funding research/investing in the development of additive manufacturing

me

v

CURRENT

CHALLENGES

FUTURE

46% 34%

39%

40%

manufacturing costs

ru

post-processing costs

high te

limited materials

stratasys, trend forecast 3d printing’s imminent impact on manufacturing (2015)

conduct

bi

MATERIALS

equipment costs

38%

58%

54%

63%

training designers and engineers specifically for additive manufacturing

ISSUES OF GREATEST FUTURE IMPACT

australian government, industry employment projection report (2014)

construction industry

THE FUTURE OF 3D PRINTING

05 REVIVAL OF A FADED FANTASY

time and series projection


THE FUTURE OF 3D PRINTING

g research/investing development of e manufacturing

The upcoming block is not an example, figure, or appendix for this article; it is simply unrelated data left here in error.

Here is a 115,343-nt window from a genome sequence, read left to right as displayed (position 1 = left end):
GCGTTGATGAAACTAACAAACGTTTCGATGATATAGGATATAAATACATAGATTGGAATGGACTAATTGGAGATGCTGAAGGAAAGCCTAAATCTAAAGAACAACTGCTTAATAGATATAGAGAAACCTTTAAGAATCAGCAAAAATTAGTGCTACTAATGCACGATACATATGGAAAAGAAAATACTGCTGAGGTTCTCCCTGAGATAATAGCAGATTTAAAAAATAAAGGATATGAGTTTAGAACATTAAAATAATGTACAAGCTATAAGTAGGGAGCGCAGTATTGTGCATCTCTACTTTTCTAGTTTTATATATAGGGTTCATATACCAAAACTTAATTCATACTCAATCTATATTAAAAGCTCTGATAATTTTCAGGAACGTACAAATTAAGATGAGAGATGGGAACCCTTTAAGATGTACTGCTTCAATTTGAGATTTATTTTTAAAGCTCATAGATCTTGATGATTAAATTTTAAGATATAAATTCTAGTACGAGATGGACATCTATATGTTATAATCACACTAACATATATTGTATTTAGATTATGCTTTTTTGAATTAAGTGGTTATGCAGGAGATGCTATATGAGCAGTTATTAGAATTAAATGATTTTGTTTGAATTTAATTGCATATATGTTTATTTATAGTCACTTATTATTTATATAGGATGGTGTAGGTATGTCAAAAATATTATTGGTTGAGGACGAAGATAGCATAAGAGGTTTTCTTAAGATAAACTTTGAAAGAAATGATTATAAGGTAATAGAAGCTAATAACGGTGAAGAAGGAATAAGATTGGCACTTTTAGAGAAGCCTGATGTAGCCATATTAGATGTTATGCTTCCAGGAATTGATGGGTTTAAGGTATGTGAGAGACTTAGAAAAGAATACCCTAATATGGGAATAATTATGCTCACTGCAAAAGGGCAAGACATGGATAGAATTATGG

16% mechanical properties

10% materials available

8% slow equipment

5% cost of materials

5% volume constraints

5% design accuracy

84% metals

61% rubber-like materials

60% high temperature plastic

52% carbon fiber

42% conductive-filled/circuitry

29% bio-based polymers

MATERIALS

19%

ISSUES OF GREATEST FUTURE IMPACT

20% cost of equipment

20% soluble materials

7% other

stratasys, trend forecast 3d printing’s imminent impact on manufacturing (2015)


05 REVIVAL OF A FADED FANTASY


5.1 THE FUTURE OF 3D PRINTING As humans continue to experiment and develop 3D printing technologies, boundaries are continually tested in order to break through all current limitations in scale and material use. Although still in its relative infancy, it is speculated that the true value of 3D printing is not as a technology, but as an enabler to derive greater business value. In today’s current state, 3D printing technology is seen more as a luxury and not viable due to its current limitations. However, as parts for 3d printing equipment becomeing cheaper and more readily available, and metals so highlycoveted across all industries, further development into 3d printing metals will potentially spark a huge growth in 3d printing’s usefulness in the manufacturing industry.